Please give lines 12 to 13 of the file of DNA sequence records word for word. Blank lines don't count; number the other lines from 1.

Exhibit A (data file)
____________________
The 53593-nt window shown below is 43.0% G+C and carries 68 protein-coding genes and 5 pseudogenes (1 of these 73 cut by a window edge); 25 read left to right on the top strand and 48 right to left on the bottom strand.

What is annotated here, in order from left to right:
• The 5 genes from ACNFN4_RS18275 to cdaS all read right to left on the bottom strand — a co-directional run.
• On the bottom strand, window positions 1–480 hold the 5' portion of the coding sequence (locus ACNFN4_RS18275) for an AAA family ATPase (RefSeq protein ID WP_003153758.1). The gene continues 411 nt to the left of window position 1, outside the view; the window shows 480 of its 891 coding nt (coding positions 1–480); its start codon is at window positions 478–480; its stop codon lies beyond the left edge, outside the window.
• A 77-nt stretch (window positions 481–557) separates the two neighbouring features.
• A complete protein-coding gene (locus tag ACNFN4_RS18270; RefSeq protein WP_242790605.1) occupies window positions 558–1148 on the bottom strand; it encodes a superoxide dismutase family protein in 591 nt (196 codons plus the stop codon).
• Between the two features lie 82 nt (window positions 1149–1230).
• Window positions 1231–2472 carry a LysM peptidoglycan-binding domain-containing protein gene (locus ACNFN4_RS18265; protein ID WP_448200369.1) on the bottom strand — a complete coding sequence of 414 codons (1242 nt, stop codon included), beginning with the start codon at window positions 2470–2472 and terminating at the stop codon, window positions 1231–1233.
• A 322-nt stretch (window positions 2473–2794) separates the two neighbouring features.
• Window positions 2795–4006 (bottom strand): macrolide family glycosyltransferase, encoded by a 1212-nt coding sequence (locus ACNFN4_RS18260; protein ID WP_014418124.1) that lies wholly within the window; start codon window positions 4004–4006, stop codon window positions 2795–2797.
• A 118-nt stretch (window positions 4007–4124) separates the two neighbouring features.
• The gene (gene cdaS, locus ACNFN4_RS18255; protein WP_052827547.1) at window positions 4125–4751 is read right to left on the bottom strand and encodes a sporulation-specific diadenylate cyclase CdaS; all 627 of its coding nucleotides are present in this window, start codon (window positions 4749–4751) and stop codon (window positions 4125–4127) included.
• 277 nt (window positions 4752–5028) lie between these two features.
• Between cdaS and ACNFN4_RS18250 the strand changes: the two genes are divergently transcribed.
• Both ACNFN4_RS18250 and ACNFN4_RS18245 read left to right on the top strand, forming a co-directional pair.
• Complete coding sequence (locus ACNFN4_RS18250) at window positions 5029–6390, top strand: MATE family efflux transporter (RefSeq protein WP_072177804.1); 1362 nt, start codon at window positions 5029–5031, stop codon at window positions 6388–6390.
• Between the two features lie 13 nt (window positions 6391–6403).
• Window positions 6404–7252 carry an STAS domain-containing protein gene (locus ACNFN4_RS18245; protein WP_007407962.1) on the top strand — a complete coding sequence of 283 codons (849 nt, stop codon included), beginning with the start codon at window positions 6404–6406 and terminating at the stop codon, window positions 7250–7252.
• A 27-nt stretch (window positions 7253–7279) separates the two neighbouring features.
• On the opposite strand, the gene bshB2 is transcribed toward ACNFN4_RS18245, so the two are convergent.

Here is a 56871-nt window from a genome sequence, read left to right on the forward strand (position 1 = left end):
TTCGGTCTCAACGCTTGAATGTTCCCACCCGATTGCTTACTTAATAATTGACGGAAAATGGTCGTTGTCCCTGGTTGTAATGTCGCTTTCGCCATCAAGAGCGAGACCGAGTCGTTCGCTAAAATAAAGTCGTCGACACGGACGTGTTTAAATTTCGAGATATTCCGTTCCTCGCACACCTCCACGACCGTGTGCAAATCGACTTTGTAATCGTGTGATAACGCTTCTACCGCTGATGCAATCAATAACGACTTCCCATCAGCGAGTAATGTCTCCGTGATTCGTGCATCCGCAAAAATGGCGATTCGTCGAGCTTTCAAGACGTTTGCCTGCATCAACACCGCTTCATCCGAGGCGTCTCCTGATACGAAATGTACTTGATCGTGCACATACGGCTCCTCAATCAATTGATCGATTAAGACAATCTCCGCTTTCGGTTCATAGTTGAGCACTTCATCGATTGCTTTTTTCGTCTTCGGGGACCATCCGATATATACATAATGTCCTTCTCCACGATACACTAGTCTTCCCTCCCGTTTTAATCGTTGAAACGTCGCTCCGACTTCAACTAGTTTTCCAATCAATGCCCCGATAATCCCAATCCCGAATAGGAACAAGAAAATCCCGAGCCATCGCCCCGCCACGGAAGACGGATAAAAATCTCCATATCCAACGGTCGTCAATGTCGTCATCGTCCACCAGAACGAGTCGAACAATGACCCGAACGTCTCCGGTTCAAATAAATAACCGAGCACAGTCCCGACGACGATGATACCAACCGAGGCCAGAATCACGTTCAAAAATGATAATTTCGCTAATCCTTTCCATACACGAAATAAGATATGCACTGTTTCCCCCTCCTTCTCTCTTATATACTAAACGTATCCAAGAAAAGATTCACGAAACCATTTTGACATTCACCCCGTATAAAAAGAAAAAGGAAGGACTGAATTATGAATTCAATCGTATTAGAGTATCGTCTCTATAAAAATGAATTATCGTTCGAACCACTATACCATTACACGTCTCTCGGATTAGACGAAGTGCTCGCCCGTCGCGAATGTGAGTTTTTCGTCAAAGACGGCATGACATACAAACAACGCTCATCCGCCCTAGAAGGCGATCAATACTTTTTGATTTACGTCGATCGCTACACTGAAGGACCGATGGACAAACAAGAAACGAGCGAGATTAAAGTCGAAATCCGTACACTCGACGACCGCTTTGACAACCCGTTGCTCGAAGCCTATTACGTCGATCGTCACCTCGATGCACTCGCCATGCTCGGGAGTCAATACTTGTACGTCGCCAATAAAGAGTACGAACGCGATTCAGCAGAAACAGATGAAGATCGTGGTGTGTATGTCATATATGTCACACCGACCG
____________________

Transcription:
• The gene (gene cdaS, locus ACNFN4_RS18255; protein WP_052827547.1) at window positions 4125–4751 is read right to left on the bottom strand and encodes a sporulation-specific diadenylate cyclase CdaS; all 627 of its coding nucleotides are present in this window, start codon (window positions 4749–4751) and stop codon (window positions 4125–4127) included.
• 277 nt (window positions 4752–5028) lie between these two features.